Anyway, we like to eat. But here in Vietnam we had no idea what to order or what was good and being on a tight budget we can’t afford to order something and then not like it. So the food tour sounded like a great place to start.
We got to try:
- Bun Cha, Bun meaning rice noodle and Cha meaning the fried pork. This was by far our favourite.
- Spring rolls, Pillow cakes, and deep fried fermented pork (don’t dis it till you try it, it was surprisingly delicious).
- Vietnamese Green Papaya Salad, it’s not spicy like Thai papaya salad.
- Green sticky rice ice cream
- Black rice desert with caramel
- Vietnamese sandwich, we’d already been living off of these by the time of the tour.
- Sugar cane juice
- Egg Coffee, this was a weird one, the foam was made out of foamed egg yolks.
- Steamed hot rice cakes, we even got a chance to try making them.
We went to places we normally wouldn’t go to and tried things we wouldn’t normally try. It was a great experience and we would highly recommend it to any other foodies going to Hanoi.
The Old Quarter
The Old Quarter is HUGE, you could come here a dozen times and probably still not see everything. Most times when we get somewhere new we like to walk around and check out our new surroundings, but in here in Hanoi I didn’t even want to leave the hotel. It was so loud and busy, everyone always honking, it was madness, so we didn’t end up walking around as much as we would have liked. But what we did see what pretty cool. You can see the most random of things in this city. Once I saw a women selling gold fish off of her bicycle, like they were all individually bagged like they would be had you bought them at a pet store, but they were all bunched up and tied to her bike. Unfortunately we were in a minibus and couldn’t get the camera out in time. It was the most bizzare thing. You’d be amazed at the things they can fit on a bicycle around here, and just the things you can come across in general.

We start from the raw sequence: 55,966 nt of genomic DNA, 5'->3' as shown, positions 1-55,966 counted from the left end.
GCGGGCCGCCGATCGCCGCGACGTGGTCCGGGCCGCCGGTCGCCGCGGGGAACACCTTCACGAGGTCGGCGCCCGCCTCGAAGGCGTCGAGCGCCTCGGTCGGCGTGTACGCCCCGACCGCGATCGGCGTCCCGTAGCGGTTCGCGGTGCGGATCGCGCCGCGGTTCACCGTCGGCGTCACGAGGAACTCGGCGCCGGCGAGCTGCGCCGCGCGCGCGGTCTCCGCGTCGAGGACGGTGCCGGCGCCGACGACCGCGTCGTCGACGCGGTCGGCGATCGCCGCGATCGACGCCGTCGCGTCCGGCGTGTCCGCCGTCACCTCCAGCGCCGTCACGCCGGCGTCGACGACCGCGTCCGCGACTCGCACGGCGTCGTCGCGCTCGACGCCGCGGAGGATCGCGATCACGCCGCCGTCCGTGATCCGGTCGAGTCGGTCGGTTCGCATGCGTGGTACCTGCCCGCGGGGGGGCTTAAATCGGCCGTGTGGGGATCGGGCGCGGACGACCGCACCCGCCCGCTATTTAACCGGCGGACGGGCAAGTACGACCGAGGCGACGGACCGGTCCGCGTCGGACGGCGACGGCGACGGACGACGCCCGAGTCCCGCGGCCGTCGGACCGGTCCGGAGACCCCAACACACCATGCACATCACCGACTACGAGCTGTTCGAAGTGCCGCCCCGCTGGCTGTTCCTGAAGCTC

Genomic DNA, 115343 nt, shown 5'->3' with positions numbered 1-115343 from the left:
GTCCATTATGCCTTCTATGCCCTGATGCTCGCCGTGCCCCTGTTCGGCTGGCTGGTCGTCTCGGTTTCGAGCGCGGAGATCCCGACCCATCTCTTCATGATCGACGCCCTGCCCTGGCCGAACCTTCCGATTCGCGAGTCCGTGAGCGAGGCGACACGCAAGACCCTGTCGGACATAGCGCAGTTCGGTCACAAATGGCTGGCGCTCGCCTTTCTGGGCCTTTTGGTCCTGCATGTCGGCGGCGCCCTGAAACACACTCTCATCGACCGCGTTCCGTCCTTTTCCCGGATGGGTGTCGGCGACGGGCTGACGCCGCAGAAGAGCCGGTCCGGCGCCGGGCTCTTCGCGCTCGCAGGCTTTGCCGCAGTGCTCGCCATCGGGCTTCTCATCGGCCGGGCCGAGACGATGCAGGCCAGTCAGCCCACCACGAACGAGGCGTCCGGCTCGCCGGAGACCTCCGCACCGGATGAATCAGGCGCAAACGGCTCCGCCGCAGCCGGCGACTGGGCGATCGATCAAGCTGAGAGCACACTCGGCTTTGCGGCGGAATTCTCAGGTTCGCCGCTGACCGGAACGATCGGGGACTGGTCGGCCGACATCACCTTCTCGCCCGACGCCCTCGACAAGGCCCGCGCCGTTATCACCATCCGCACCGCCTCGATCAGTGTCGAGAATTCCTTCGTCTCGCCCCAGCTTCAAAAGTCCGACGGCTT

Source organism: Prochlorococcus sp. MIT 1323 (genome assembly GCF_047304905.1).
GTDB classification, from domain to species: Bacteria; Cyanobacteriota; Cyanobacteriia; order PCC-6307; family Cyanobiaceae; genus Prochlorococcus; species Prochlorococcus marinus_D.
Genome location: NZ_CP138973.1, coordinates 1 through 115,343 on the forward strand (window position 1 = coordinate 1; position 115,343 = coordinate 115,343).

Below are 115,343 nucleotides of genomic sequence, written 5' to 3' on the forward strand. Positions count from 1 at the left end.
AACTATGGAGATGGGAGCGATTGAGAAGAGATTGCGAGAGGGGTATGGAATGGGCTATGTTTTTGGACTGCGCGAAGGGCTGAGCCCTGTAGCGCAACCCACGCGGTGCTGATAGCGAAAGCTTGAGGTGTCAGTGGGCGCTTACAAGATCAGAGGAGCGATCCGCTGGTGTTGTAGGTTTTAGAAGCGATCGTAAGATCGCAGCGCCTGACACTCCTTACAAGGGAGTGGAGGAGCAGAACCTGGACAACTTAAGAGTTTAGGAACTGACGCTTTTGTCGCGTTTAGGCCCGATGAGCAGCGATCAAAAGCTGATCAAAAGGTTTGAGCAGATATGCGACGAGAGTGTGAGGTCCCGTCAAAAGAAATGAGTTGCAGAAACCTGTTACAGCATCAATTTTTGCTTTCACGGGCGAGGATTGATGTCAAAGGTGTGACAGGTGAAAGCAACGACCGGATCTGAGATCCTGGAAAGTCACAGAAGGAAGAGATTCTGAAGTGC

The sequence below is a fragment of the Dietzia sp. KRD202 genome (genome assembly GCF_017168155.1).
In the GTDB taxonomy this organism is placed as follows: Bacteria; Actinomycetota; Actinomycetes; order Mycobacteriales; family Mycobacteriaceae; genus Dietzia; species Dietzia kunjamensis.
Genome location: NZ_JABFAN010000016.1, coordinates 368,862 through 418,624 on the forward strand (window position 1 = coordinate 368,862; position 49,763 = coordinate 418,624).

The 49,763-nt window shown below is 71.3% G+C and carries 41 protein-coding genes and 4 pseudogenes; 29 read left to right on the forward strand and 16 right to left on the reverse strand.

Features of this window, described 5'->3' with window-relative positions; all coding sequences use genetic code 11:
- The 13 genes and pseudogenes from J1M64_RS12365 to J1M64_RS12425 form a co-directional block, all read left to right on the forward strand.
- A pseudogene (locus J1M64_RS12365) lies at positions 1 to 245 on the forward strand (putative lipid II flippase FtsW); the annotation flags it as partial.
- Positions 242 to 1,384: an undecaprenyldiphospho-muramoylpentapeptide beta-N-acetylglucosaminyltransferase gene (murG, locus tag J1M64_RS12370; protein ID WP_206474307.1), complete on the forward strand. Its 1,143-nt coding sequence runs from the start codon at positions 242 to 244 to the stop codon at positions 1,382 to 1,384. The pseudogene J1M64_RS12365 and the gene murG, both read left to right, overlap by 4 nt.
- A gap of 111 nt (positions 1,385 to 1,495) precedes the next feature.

Hanoi functions much like it did in the old days, and by this I mean way back when there was a street for everything. If you wanted to eat, you went to the street with food, if you wanted beer, you went to the street with beer. If you want shoes you go to shoe street, you want clothes you go to clothes street, need your hair cut… well, you get the point. We found a street that just sold fans, one that just sold lighting, one that just sold homewares. We even saw one that just sold bamboo! It’s all something you’ve got to see for yourself, although if we were to do it again i’d probably do some sort of city walking tour.
Of course we forget the camera the day we went out explore and finding all these streets. Sigh.
Hanoi was way too busy and loud for our liking but it’s a place that shouldn’t be skipped. We’re now out of the chaos and heading south, stopping at Dong Hoi, Hue, Danang, Hoi An, Dalat and finishing in Ho Chi Minh City.